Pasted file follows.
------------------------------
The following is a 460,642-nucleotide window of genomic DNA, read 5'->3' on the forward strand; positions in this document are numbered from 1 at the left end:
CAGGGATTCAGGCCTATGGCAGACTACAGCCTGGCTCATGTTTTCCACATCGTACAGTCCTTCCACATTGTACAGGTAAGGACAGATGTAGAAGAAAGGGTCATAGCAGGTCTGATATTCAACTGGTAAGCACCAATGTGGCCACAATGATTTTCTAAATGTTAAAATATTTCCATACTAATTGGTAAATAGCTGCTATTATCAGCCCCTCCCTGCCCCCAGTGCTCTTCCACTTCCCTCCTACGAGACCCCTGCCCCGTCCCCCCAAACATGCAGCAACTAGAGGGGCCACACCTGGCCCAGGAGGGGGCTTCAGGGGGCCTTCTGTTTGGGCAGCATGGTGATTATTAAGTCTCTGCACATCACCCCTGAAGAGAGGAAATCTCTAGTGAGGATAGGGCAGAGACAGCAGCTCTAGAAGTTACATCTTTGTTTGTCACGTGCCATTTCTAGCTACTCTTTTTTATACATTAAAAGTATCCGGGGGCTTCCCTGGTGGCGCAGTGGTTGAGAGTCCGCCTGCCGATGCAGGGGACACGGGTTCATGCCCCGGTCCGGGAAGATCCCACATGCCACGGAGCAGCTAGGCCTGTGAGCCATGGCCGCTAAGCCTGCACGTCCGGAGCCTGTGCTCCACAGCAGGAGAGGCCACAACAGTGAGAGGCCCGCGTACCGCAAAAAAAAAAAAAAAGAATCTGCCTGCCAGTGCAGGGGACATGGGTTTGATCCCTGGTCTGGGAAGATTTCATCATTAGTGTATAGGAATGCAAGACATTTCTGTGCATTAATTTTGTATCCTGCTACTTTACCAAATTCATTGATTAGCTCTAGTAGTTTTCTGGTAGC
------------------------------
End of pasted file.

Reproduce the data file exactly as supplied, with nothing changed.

The following is a 460,642-nucleotide window of genomic DNA, read 5'->3' on the forward strand; positions in this document are numbered from 1 at the left end:
CAGGGATTCAGGCCTATGGCAGACTACAGCCTGGCTCATGTTTTCCACATCGTACAGTCCTTCCACATTGTACAGGTAAGGACAGATGTAGAAGAAAGGGTCATAGCAGGTCTGATATTCAACTGGTAAGCACCAATGTGGCCACAATGATTTTCTAAATGTTAAAATATTTCCATACTAATTGGTAAATAGCTGCTATTATCAGCCCCTCCCTGCCCCCAGTGCTCTTCCACTTCCCTCCTACGAGACCCCTGCCCCGTCCCCCCAAACATGCAGCAACTAGAGGGGCCACACCTGGCCCAGGAGGGGGCTTCAGGGGGCCTTCTGTTTGGGCAGCATGGTGATTATTAAGTCTCTGCACATCACCCCTGAAGAGAGGAAATCTCTAGTGAGGATAGGGCAGAGACAGCAGCTCTAGAAGTTACATCTTTGTTTGTCACGTGCCATTTCTAGCTACTCTTTTTTATACATTAAAAGTATCCGGGGGCTTCCCTGGTGGCGCAGTGGTTGAGAGTCCGCCTGCCGATGCAGGGGACACGGGTTCATGCCCCGGTCCGGGAAGATCCCACATGCCACGGAGCAGCTAGGCCTGTGAGCCATGGCCGCTAAGCCTGCACGTCCGGAGCCTGTGCTCCACAGCAGGAGAGGCCACAACAGTGAGAGGCCCGCGTACCGCAAAAAAAAAAAAAAAGAATCTGCCTGCCAGTGCAGGGGACATGGGTTTGATCCCTGGTCTGGGAAGATTTCATCATTAGTGTATAGGAATGCAAGACATTTCTGTGCATTAATTTTGTATCCTGCTACTTTACCAAATTCATTGATTAGCTCTAGTAGTTTTCTGGTAGC